I am due to replace my old iPhone 3G with a new handset. I plan to buy another iPhone – for cash. This requires that I think clearly about price I am willing to pay. My preference is iPhone 5, but the print advert in the image above got me thinking.
You see, I have had my iPhone 3G for the last 4 years, and it has served me well all that time. The greatest benefit I have enjoyed with this mobile gadget – as well as all my Apple products (I have a 6-year old iPod that works like a charm) – is consistent delivery and ability to upgrade to latest OS software.
Thus, besides gadget-related features such as design, enhanced camera pixelation and dual camera lenses; I have not missed out on much else. Given that the iStore in South Africa still has iPhone 4 in stock, I am wondering whether it is worth paying a 73% price premium for iPhone 5. Answering 2 key questions below will hopefully help me make an informed decision.
What do I want to use the new iPhone for; besides making calls, downloading and using apps, accessing mobile internet, and using maps?
The new iPhone is going to be used predominantly for business – and this has been the case with my iPhone 3G. A key focus of my company, eNitiate Integrated Solutions, is content marketing. Thus, the following are major considerations:
- A bigger screen that allows for easier, faster typing and posting;
- Enhanced picture and video quality; and
- Enhanced Internet speed.
What is the difference between the 3 iPhone models in the print advert; besides gadget designs?
Here I am talking about features that would make a tangible difference in my business life, in line with the needs identified above.
Perhaps the most distinct feature found only on iPhone 4S and 5 is Siri, a voice recognition feature that allows you to tell your mobile to perform selected functions as opposed to typing them. As Apple puts it – you can “talk to Siri as you would to a person”. I am aware that this feature is not working 100% at the moment, but this is the prize early adopters of new tech features are prepared to pay. As for me, this new feature is not a deal maker.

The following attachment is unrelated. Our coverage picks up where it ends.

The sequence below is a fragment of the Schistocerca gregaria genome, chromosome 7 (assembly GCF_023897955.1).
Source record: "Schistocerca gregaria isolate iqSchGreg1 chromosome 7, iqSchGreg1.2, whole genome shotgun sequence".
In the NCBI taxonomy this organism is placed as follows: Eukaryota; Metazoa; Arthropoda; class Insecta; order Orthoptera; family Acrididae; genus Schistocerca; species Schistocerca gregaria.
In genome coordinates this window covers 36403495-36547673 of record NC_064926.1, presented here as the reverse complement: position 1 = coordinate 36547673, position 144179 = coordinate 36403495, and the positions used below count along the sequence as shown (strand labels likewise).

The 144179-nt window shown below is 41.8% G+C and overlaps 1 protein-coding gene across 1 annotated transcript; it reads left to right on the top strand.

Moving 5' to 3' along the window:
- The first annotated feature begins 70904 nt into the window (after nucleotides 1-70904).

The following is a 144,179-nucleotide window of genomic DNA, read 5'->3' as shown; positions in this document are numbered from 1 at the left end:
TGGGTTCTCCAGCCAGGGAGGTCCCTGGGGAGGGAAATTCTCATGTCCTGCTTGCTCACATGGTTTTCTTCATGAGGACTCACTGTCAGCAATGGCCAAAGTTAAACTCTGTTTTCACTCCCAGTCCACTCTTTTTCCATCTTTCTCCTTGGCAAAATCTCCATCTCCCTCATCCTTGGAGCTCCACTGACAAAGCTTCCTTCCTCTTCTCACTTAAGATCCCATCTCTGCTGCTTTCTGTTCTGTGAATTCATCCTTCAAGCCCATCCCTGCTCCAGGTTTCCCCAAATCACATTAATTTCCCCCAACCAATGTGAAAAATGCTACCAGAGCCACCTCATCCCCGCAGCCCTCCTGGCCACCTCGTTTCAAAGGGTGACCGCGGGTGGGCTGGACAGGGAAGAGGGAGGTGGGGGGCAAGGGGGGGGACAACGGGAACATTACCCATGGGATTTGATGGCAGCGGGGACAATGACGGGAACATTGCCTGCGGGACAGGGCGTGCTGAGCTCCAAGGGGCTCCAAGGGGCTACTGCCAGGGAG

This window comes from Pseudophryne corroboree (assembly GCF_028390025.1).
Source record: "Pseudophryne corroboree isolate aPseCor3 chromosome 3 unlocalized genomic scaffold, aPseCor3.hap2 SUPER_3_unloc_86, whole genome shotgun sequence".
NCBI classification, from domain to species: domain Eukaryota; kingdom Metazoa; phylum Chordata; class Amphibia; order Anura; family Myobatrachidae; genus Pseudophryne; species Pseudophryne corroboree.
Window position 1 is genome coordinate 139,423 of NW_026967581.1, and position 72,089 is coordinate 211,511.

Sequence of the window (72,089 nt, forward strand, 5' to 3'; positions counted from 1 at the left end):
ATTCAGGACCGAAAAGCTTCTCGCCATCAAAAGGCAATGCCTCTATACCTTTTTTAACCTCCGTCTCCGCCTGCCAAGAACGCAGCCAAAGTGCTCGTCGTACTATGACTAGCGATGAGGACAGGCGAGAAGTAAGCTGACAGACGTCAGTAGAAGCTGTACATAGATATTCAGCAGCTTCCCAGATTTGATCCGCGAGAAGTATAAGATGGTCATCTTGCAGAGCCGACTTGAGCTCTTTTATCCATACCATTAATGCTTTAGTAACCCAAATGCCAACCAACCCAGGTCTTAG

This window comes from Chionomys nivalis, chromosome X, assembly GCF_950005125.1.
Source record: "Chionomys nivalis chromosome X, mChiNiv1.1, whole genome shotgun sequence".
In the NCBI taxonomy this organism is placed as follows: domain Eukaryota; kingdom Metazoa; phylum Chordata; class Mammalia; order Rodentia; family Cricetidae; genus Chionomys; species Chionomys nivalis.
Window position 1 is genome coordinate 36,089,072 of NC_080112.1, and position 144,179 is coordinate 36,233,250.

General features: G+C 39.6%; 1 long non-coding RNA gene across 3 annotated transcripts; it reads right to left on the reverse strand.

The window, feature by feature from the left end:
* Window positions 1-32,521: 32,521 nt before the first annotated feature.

iPhone 5’s processing performance is much better than iPhone 4, made possible by its A6 chip (the latter has A4 chip). This feature is necessary for the work I shall be using the device for.
iPhone 5 has a screen that is 123,8 mm in height, is 8,6 mm taller than the 2 earlier models. This makes iPhone 5’s display 6 mm bigger. I am not sure if 14% increase in size will make a marked difference. I might have to see the two displays side by side to be convinced.
iPhone 5 uses new LTE (Long-Term Evolution) wireless networks. This, in simple language, is the latest wireless technology that will increase bandwidth speed, making it possible to download Internet files such as videos at least twice as fast as 3G wireless networks. Great news is that my mobile operator, Cell C, is currently running trials on LTE. It should be not be long before this new wireless technology is widely accessible for compatible smartphones.
iPhone 5 has 8 megapixels (MP), compared to 5MP for iPhone 4 (iPhone 4S also has 8 MP). This enhancement is highly welcome.
iPhone 5 has more video recording features than both earlier models, including better quality due to higher HD, ability to take stills while recording and face recognition.
Lastly, iPhone 5’s battery life has mixed results, when compared to iPhone 4. However, I am willing to overlook this.
The conducted research shows that iPhone 5 delivers against most of my key business requirements. Coupled with better quality pictures and enhanced video features, I shall also be able to generate more content on this device as enabled by enhanced processing speed, and I may end up saving on data costs due to usage of LTE that will lead to faster download speeds.
Question that still remains is whether that justifies the magnitude of 73% in price difference compared to iPhone 4? I’ll use the remaining 6 days of 2012 to make up my mind about this (•‿•).
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